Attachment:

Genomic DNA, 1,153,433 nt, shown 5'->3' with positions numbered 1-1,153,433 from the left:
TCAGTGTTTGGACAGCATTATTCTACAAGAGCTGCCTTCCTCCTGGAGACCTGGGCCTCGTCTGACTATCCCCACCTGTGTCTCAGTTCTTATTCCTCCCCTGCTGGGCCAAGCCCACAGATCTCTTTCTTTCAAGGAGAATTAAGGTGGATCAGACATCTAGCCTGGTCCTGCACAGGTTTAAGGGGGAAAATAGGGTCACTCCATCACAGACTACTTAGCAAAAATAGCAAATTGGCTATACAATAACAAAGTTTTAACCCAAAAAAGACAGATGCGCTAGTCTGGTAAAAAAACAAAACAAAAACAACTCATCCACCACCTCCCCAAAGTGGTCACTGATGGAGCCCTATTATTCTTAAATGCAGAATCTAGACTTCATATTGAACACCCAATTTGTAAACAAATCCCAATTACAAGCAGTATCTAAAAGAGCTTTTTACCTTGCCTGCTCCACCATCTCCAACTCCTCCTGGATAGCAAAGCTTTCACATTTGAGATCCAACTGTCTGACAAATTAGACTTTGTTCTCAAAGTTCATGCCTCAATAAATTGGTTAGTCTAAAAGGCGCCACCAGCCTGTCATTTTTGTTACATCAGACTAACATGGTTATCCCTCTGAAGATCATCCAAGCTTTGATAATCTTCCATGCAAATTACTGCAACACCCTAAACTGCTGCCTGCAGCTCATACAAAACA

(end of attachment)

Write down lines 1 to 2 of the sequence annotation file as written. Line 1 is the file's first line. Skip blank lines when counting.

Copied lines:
Genomic DNA, 1,153,433 nt, shown 5'->3' with positions numbered 1-1,153,433 from the left:
TCAGTGTTTGGACAGCATTATTCTACAAGAGCTGCCTTCCTCCTGGAGACCTGGGCCTCGTCTGACTATCCCCACCTGTGTCTCAGTTCTTATTCCTCCCCTGCTGGGCCAAGCCCACAGATCTCTTTCTTTCAAGGAGAATTAAGGTGGATCAGACATCTAGCCTGGTCCTGCACAGGTTTAAGGGGGAAAATAGGGTCACTCCATCACAGACTACTTAGCAAAAATAGCAAATTGGCTATACAATAACAAAGTTTTAACCCAAAAAAGACAGATGCGCTAGTCTGGTAAAAAAACAAAACAAAAACAACTCATCCACCACCTCCCCAAAGTGGTCACTGATGGAGCCCTATTATTCTTAAATGCAGAATCTAGACTTCATATTGAACACCCAATTTGTAAACAAATCCCAATTACAAGCAGTATCTAAAAGAGCTTTTTACCTTGCCTGCTCCACCATCTCCAACTCCTCCTGGATAGCAAAGCTTTCACATTTGAGATCCAACTGTCTGACAAATTAGACTTTGTTCTCAAAGTTCATGCCTCAATAAATTGGTTAGTCTAAAAGGCGCCACCAGCCTGTCATTTTTGTTACATCAGACTAACATGGTTATCCCTCTGAAGATCATCCAAGCTTTGATAATCTTCCATGCAAATTACTGCAACACCCTAAACTGCTGCCTGCAGCTCATACAAAACA